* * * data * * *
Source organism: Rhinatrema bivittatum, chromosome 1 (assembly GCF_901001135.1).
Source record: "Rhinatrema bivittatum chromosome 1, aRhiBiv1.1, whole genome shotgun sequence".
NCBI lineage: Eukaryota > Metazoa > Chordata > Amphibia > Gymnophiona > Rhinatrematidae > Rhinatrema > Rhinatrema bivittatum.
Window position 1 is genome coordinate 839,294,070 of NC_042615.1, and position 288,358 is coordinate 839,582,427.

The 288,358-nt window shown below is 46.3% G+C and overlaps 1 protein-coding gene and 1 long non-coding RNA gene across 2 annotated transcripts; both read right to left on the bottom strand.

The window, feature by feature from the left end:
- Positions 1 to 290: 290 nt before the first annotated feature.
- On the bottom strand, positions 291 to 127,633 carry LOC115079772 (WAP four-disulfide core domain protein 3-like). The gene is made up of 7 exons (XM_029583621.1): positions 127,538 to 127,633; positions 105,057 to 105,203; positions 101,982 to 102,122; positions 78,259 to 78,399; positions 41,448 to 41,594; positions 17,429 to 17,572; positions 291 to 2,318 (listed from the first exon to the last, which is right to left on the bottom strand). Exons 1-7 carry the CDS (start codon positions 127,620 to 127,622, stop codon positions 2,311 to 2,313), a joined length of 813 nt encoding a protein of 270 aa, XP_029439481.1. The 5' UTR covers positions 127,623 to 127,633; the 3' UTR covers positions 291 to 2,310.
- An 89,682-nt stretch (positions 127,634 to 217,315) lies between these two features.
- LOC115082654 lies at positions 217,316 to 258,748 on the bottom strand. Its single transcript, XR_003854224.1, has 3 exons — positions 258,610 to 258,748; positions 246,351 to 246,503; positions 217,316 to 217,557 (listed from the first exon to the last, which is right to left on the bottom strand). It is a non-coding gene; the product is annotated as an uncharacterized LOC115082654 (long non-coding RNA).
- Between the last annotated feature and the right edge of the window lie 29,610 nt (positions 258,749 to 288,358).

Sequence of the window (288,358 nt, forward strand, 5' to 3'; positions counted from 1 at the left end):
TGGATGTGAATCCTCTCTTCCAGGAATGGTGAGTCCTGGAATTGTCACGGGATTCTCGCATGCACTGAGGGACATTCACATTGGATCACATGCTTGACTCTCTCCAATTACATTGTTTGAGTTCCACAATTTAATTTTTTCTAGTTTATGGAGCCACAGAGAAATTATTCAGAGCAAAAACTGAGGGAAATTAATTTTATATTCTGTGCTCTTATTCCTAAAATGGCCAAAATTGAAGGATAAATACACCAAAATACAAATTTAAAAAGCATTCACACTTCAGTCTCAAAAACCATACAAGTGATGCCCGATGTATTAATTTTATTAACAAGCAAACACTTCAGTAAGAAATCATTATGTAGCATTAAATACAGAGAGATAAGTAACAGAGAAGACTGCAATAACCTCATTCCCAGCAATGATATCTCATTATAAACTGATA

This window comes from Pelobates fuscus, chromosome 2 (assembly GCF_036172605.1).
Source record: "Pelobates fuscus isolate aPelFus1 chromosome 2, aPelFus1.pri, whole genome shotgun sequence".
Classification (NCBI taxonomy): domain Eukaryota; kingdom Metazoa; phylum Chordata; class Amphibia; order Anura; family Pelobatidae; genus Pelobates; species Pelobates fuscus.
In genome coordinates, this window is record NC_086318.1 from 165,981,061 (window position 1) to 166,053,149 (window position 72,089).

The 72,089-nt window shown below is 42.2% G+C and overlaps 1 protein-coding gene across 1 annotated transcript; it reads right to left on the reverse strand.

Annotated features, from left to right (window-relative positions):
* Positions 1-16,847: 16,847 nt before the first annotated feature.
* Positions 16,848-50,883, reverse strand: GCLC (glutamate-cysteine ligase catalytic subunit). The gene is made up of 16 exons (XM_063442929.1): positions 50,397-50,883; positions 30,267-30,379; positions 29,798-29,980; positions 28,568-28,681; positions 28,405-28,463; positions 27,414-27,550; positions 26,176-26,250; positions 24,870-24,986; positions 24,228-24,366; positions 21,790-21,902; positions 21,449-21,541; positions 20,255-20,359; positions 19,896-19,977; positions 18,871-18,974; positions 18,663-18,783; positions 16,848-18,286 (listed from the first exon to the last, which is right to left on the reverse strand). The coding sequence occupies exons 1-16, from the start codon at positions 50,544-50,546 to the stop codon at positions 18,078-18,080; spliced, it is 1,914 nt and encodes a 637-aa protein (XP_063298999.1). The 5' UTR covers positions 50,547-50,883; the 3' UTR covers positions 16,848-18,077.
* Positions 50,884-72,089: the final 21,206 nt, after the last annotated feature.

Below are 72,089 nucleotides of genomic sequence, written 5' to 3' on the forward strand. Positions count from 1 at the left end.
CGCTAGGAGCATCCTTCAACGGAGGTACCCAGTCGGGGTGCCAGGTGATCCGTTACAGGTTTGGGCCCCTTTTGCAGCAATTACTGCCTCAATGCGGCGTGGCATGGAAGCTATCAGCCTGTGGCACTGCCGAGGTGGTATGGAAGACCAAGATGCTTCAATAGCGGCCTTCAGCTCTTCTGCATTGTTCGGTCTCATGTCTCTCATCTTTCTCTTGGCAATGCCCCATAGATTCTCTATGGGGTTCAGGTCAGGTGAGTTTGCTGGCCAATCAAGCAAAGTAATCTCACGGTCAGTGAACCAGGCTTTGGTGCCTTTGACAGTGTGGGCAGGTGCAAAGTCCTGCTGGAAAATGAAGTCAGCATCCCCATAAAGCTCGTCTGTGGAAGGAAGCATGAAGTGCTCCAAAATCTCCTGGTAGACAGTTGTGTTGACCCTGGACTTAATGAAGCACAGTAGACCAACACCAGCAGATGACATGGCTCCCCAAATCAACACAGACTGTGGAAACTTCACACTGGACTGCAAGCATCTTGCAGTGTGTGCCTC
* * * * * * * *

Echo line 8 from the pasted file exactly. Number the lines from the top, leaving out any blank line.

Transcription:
- On the bottom strand, positions 291 to 127,633 carry LOC115079772 (WAP four-disulfide core domain protein 3-like). The gene is made up of 7 exons (XM_029583621.1): positions 127,538 to 127,633; positions 105,057 to 105,203; positions 101,982 to 102,122; positions 78,259 to 78,399; positions 41,448 to 41,594; positions 17,429 to 17,572; positions 291 to 2,318 (listed from the first exon to the last, which is right to left on the bottom strand). Exons 1-7 carry the CDS (start codon positions 127,620 to 127,622, stop codon positions 2,311 to 2,313), a joined length of 813 nt encoding a protein of 270 aa, XP_029439481.1. The 5' UTR covers positions 127,623 to 127,633; the 3' UTR covers positions 291 to 2,310.